Mark S. Schlissel, President
University of Michigan
Martin A. Philbert, Provost and Executive Vice President for Academic Affairs
University of Michigan
Dear President Schlissel and Provost Philbert:
We write on behalf of the Middle East Studies Association of North America (MESA) and its Committee on Academic Freedom to express our grave concern about the threat of “serious consequences” that you made in your joint statement dated 9 October 2018 against Lucy Peterson, a Graduate Student Instructor at the University of Michigan, because she rescinded an offer she had made to write a letter of recommendation for a student that would be used to support his application for a study-abroad program in Israel. We believe that the threat or imposition of disciplinary sanctions against Ms. Peterson for acting on the basis of her convictions and exercising her discretion as an instructor would be a distressing and dangerous violation of her academic freedom as well as of her constitutionally protected right of free speech.
MESA was founded in 1966 to promote scholarship and teaching on the Middle East and North Africa. The preeminent organization in the field, the Association publishes the International Journal of Middle East Studies and has nearly 2500 members worldwide. MESA is committed to ensuring academic freedom and freedom of expression, both within the region and in connection with the study of the region in North America and elsewhere.
As we understand it, earlier this month Ms. Peterson informed a student to whom she had earlier agreed to provide a letter of recommendation that she was no longer willing to do so because she had become aware that the student would use the letter to apply to an academic program in Israel. She explained that her decision was based on her commitment to the boycott of Israeli academic institutions called for by the Boycott, Divestment and Sanctions (BDS) campaign, whose guidelines stipulate that “international faculty should not accept to write recommendations for students hoping to pursue studies in Israel….”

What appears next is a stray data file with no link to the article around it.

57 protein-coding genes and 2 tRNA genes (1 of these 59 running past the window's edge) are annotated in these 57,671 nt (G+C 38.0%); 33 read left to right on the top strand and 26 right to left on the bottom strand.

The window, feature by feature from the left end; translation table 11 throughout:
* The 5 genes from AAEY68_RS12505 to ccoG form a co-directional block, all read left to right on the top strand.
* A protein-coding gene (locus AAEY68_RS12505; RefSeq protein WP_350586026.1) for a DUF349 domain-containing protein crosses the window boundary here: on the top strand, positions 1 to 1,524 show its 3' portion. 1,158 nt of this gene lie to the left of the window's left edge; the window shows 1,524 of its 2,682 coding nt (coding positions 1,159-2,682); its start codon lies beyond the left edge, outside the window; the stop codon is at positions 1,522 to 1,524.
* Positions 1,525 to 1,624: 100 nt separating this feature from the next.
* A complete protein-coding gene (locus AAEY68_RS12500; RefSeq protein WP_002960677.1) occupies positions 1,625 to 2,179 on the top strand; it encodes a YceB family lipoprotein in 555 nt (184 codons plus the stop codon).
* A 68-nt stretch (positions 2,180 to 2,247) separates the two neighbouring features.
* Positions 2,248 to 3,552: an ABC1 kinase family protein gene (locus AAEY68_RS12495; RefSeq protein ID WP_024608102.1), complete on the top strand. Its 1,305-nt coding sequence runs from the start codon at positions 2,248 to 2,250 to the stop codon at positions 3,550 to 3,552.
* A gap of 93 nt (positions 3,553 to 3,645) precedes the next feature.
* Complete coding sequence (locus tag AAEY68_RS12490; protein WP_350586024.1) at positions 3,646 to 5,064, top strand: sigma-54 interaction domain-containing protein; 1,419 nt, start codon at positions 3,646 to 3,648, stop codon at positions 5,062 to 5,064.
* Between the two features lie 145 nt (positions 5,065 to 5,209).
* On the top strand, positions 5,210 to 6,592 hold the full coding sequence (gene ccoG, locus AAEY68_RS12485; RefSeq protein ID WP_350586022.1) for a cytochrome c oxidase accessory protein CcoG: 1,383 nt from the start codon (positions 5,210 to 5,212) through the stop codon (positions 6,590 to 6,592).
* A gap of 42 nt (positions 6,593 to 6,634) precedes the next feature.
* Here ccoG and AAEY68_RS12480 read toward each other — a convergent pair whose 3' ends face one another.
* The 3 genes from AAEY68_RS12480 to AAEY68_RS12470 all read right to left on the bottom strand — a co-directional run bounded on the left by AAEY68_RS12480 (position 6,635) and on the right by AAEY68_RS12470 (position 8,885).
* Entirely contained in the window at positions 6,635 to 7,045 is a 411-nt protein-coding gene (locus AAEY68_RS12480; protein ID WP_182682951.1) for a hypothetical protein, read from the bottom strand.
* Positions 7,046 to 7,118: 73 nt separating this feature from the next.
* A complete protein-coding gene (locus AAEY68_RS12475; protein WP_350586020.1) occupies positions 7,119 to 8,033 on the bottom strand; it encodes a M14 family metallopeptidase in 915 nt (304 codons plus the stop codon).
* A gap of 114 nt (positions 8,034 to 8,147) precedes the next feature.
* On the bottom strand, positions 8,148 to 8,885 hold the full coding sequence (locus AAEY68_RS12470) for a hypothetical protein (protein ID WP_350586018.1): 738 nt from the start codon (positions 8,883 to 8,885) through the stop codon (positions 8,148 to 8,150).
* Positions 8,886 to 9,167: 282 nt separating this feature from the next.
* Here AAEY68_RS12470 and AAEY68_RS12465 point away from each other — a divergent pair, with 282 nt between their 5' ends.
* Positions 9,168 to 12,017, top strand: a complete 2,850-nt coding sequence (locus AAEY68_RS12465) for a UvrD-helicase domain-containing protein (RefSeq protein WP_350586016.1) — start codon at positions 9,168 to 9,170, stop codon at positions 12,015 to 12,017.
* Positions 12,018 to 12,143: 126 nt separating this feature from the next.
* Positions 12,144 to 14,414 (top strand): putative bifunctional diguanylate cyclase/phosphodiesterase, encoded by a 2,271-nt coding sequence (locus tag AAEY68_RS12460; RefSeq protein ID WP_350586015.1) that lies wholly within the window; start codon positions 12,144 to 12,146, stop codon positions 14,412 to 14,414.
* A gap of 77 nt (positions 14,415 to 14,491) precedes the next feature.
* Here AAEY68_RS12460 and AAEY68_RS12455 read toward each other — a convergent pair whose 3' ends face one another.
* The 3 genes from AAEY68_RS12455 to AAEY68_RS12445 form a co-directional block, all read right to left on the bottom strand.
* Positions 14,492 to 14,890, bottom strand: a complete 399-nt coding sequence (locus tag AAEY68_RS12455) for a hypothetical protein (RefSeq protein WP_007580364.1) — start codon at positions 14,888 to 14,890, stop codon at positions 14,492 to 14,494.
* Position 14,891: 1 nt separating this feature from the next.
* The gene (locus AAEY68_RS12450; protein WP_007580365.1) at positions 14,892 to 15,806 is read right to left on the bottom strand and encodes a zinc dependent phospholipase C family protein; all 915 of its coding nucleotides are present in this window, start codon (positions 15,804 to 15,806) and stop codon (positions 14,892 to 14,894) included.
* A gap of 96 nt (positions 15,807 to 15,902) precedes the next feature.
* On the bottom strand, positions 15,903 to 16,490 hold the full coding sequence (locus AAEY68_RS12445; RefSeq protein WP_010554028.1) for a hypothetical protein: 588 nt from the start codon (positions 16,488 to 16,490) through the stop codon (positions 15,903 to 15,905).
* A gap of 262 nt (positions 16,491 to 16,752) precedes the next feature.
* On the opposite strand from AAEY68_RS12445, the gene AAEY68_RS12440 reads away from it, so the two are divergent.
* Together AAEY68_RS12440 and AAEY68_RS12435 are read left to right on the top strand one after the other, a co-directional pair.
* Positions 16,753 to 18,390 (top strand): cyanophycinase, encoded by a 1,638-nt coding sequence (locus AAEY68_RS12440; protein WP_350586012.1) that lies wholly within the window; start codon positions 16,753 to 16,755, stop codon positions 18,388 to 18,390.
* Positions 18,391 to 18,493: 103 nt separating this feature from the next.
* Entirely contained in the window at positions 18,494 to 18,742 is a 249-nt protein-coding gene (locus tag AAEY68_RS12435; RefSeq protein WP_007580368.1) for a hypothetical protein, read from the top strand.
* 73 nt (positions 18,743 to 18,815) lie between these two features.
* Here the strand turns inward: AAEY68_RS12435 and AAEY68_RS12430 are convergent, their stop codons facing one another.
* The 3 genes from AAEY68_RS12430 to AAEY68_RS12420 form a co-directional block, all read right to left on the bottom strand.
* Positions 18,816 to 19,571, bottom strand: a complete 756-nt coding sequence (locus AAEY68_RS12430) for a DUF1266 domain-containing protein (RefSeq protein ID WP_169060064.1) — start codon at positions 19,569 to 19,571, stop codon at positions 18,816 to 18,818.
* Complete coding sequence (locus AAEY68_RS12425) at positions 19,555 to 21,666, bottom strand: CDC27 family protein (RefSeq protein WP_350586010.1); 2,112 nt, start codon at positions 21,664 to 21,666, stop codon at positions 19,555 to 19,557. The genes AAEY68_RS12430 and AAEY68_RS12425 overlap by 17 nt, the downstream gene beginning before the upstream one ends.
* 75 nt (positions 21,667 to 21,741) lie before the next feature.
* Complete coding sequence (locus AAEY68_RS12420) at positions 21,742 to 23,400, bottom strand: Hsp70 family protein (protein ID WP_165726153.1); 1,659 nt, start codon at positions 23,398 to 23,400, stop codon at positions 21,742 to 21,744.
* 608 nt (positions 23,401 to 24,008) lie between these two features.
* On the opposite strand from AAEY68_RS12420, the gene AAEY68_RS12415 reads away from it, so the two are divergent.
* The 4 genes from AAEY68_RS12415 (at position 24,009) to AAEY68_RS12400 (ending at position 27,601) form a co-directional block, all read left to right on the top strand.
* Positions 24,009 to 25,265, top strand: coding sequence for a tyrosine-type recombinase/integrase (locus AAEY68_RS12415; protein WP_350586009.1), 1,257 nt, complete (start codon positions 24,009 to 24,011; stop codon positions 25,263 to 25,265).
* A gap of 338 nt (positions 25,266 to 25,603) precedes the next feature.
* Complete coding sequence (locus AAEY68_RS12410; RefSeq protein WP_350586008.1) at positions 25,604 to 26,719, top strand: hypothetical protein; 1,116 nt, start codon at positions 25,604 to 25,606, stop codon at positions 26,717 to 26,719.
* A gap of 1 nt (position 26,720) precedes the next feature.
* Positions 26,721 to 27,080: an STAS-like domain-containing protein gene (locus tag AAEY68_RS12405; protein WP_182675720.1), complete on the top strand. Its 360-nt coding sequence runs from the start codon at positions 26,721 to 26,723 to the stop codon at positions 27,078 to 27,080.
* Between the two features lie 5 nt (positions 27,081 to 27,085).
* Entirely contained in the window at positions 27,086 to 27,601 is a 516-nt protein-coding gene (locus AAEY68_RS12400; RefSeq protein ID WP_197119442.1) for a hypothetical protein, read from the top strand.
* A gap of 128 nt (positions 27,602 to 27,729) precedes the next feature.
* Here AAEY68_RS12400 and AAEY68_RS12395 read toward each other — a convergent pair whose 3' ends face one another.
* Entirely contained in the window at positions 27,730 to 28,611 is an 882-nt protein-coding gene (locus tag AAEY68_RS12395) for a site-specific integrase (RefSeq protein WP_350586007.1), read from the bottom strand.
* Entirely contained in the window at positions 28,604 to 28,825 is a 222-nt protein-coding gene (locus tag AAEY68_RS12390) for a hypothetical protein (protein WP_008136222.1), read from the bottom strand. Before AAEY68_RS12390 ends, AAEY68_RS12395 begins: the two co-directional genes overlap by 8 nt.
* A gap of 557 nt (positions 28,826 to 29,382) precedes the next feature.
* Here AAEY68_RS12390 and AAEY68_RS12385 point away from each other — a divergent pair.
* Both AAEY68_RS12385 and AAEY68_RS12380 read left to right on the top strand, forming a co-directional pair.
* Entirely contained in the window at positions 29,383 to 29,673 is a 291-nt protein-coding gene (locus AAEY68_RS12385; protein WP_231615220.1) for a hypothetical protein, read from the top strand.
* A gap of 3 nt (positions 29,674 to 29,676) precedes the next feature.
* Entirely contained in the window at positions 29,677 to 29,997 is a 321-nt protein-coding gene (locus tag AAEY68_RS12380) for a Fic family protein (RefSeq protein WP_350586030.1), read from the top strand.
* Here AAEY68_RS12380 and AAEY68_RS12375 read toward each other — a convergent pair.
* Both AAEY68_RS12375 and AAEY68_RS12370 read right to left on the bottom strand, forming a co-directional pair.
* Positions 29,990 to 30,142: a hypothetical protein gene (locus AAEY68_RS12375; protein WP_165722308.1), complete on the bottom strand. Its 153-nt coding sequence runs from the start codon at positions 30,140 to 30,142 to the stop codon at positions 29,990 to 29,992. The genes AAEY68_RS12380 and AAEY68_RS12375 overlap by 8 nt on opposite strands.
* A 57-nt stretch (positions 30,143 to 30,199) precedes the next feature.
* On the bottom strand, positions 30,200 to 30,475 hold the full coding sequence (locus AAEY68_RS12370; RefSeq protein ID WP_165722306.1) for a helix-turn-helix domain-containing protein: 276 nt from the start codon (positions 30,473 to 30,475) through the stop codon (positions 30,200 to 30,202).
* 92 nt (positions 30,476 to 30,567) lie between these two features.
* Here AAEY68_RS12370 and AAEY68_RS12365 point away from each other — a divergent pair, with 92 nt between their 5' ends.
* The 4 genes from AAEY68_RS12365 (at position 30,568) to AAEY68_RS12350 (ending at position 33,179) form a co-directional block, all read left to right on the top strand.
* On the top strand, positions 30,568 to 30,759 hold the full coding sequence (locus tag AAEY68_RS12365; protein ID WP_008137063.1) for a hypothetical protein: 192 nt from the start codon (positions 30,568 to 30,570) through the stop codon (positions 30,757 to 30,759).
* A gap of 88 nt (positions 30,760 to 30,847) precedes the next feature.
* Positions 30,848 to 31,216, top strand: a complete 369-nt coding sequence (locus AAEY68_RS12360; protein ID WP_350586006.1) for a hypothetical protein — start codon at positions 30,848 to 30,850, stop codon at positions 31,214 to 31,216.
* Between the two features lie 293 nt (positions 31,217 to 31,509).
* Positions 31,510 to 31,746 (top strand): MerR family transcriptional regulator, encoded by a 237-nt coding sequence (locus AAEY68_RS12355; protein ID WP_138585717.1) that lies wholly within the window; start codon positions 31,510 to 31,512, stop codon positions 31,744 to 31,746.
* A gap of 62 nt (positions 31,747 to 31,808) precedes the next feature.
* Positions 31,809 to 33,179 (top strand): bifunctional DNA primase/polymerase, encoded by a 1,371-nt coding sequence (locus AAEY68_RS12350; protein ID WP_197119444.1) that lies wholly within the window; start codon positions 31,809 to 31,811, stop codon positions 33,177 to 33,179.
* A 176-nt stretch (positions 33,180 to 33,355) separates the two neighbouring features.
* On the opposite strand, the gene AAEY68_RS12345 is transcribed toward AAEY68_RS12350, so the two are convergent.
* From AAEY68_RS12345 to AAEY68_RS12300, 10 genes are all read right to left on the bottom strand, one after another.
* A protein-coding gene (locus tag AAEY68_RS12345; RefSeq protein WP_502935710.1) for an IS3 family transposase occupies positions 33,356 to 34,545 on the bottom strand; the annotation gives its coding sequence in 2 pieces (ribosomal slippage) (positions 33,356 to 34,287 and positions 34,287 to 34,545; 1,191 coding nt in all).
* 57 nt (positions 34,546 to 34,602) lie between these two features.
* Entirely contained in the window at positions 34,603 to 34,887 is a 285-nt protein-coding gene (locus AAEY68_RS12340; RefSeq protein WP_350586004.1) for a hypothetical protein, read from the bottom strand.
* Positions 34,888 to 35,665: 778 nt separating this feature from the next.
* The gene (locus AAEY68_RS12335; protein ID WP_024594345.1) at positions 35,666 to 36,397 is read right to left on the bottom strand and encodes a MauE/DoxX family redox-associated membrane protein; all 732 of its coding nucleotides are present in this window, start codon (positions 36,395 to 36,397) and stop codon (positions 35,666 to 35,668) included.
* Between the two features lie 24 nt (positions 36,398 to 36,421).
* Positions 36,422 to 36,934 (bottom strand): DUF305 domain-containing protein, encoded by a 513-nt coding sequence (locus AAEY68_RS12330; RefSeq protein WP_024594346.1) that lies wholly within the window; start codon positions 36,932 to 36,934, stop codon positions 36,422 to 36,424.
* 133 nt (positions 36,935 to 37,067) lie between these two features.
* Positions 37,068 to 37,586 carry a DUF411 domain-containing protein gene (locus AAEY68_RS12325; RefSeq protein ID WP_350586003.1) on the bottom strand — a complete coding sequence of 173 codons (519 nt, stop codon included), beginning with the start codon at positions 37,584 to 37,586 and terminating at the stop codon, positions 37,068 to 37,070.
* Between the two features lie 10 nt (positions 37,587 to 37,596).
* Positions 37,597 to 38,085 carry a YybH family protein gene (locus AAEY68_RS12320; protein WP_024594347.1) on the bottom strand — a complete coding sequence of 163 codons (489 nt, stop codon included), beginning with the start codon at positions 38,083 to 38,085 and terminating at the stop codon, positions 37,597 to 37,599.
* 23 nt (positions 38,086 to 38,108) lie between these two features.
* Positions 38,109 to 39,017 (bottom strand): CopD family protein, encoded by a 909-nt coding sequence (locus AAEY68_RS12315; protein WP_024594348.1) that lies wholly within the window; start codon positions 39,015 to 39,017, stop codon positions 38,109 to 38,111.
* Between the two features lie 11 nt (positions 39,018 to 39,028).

MESA has taken no formal position either for or against the BDS campaign, but in keeping with the principles of academic freedom and the right to free speech it is committed to vigorously defending the right of faculty and students to advocate for or against it. We would therefore regard any decision by the University of Michigan to impose disciplinary sanctions on Ms. Peterson as a violation of those principles and that right.
In your 9 October 2018 statement you asserted that Ms. Peterson’s action, and the similar action taken by Professor John Cheney-Lippold (addressed in our letter to Interim Dean Elizabeth R. Cole dated 16 October 2018), “interfere with our students’ opportunities, violate their academic freedom and betray our university’s educational mission.” We find these assertions unconvincing, if not tendentious. As you well know, providing a letter of recommendation is no guarantee of admission to any program; nor is it plausible to claim that Ms. Peterson’s decision violated the academic freedom of the student in question and betrayed the university’s educational mission. More broadly, we believe that it should be entirely up to each member of the university’s instructional staff to decide whether or not he or she wishes to write a letter of recommendation for a student, unless it can be clearly demonstrated that a refusal to do so was motivated by racial, ethnic, religious or gender bias.
We call your attention in this regard to “On the Relationship of Faculty Governance to Academic Freedom,” issued in 1994 by the American Association of University Professors, which states that “[p]rotecting academic freedom on campus requires ensuring that a particular instance of faculty speech will be subject to discipline only where that speech violates some central principle of academic morality, as, for example, where it is found to be fraudulent (academic freedom does not protect plagiarism and deceit).” Ms. Peterson’s decision not to write a letter of recommendation was entirely hers to make and certainly violated no principle of “academic morality”; nor did it contravene the University of Michigan’s undefined “expectations” of its faculty to which your statement refers. We do not see it as acceptable for university leaders, administrators, or members of boards of trustees or of regents, to arrogate to themselves the right to define the boundaries of academic freedom, which is precisely what your statement and your threatened disciplinary action against Ms. Peterson do in this case.
We further note that article 601.01 of the University of Michigan’s Standard Practice Guide, on freedom of speech and artistic expression, states that “Expression of diverse points of view is of the highest importance, not only for those who espouse a cause or position and then defend it, but also for those who hear and pass judgment on that defense. The belief that an opinion is pernicious, false, or in any other way detestable cannot be grounds for its suppression.” Ms. Peterson clearly acted on the basis of sincerely held convictions about an issue of public concern, and your threat to impose disciplinary sanctions on her constitutes a clear violation of the letter and spirit of this article. It is moreover an infringement of her academic freedom and her right to free speech.
We therefore call on you to refrain from imposing, or threatening to impose, any disciplinary penalty on Ms. Peterson. We further call on you to publicly reaffirm the University of Michigan’s commitment to respect, and vigorously protect, the academic freedom and free speech rights of all its instructional staff.
Judith E. Tucker
Professor, Georgetown University
Amy W. Newhall
MESA Executive Director